Don’t forget that Google is testing adding hotel rates on its Google Maps product using a very basic XML feed; just think what it could be using more sophisticated technology.

Car rental inventory availability and pricing is less complicated than accommodations, and rail, just now coming into its own from an online distribution standpoint, has similar faring and scheduling structures to air. Easy pickings for ITA, it seems to me.

And ITA has built Needle, an aggregation platform for structured data. ITA proved the concept by building a database of 60,000 US festivals and events; it’s live and frankly way more useful than the various websites I use to figure out what’s going on in my town.

While I have no visibility into how difficult the tool is to use, the impact on travel supply like teetimes, vacation rentals, tours and activities is obvious.

Accurate electronic aggregation of supply in these incredibly fragmented markets with owners and operators that control minute amounts of inventory (18- or 36-hole golf courses, two vacation rental properties in Maine, eight different walking tours in Manhattan, etc) is the number one hurdle to affordable online distribution.

Needle could turn out to be the ‘killer app’ for distribution of long-tail inventory.

 
 
Kevin May

About the Writer :: Kevin May

Kevin May is editor and a co-founder of Tnooz. He was previously editor of UK-based magazine Travolution for nearly four years and web editor of Media Week UK from 2003 to 2005.

He has also worked in regional newspapers (Essex Enquirer) and started his career in journalism at the Police Gazette at New Scotland Yard in London. He has a degree in criminology and a postgraduate diploma in magazine journalism.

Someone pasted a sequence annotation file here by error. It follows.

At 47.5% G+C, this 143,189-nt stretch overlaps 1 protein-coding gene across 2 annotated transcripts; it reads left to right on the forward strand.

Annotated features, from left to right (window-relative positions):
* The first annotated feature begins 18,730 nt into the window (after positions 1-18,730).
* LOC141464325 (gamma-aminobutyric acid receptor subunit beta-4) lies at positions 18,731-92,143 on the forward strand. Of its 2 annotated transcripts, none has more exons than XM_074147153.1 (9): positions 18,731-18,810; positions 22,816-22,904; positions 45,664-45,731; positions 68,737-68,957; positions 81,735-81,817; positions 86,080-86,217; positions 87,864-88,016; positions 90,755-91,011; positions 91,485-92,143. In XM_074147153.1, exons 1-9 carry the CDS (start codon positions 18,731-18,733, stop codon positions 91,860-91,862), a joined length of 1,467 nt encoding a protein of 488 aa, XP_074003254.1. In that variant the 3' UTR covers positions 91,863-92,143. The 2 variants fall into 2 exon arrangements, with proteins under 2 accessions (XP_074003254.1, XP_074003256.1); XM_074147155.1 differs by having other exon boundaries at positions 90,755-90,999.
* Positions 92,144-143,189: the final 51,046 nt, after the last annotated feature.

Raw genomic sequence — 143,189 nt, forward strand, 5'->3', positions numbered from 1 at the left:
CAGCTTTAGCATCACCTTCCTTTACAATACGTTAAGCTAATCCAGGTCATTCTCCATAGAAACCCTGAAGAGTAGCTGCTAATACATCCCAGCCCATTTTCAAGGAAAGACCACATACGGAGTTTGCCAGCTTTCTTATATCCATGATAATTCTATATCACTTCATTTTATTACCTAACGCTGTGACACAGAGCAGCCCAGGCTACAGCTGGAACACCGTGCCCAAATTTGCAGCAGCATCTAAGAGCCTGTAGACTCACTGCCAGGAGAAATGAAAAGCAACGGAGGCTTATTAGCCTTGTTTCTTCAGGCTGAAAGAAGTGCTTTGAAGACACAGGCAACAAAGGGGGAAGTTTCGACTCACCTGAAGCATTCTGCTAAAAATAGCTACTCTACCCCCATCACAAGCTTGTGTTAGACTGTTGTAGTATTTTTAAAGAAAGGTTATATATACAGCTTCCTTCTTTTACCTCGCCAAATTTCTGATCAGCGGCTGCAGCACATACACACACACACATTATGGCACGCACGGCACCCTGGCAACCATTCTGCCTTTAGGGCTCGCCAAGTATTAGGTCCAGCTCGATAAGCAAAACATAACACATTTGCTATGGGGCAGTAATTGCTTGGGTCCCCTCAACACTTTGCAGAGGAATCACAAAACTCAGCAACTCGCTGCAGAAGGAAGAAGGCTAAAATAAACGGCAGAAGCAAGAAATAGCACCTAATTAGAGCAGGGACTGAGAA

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  7. Pedro Colaco

    Even if any of the predictions on this page are not true, one thing will happen for sure: all players are going to put their business models in play and will be looking to innovation and differentiation as the way to counter-attack whatever Google plans to do next, or in 18 months time.

    I think OTAs and meta-players have two significant assets: a tremendous volume of search on their sites, and knowledge about which inventory sells when at what price into what market. This is fabulous data that will enable them to think about how to monetize their constituents, both customers (through better engagement, e.g. altering the “search box”, price alerts, flash selling, etc.) and suppliers (by providing them better tools to compete in the e-commerce jungle).

    I think we will be seeing (finally) large OTAs thinking about what they want to be when they grow up, because one way or another, there is no room for so many commodity/undifferentiated OTAs when Google threatens to become #1 of the commodity play.

     
  8. Rick Seaney

    Wow! such a ripe field for comments:

    1) Needle

    Pulling in web pages and figuring out things about and organizing them is what Google eats as a snack every nanosecond of every day, Needle might have some interesting “learning” algorithms for scraping that could be useful but I would take that with a grain of salt as techies worldwide have a favorite phrase “not invented here”.

    Scraping content was done for years in the meta-search space for flights before those “scraped” sites either sued the companies into submission or controlled the issue by providing a contract and an API (I am failing to see how Needle is anything but a blip on the radar of this acquisition). By all means though — keep chatting it up — I am sure they need all the up-sell they can get as they internally pitch Needle to the search tech bods at Google.

    2) Flight Search/Quote a Commodity?

    ITA was instrumental in turning low fare shopping into a commodity (which airlines hate by the way as they would rather sell based on value and not price) by cushioning airline inventory and quoting systems from the onslaught of search queries starting earlier this decade.

    GDS’s didn’t want to provide low fare shopping to meta-searchers because it didn’t fit their business model of booking tickets and caused heartburn with airline relations when they asked why are you hitting my systems so often with no bookings.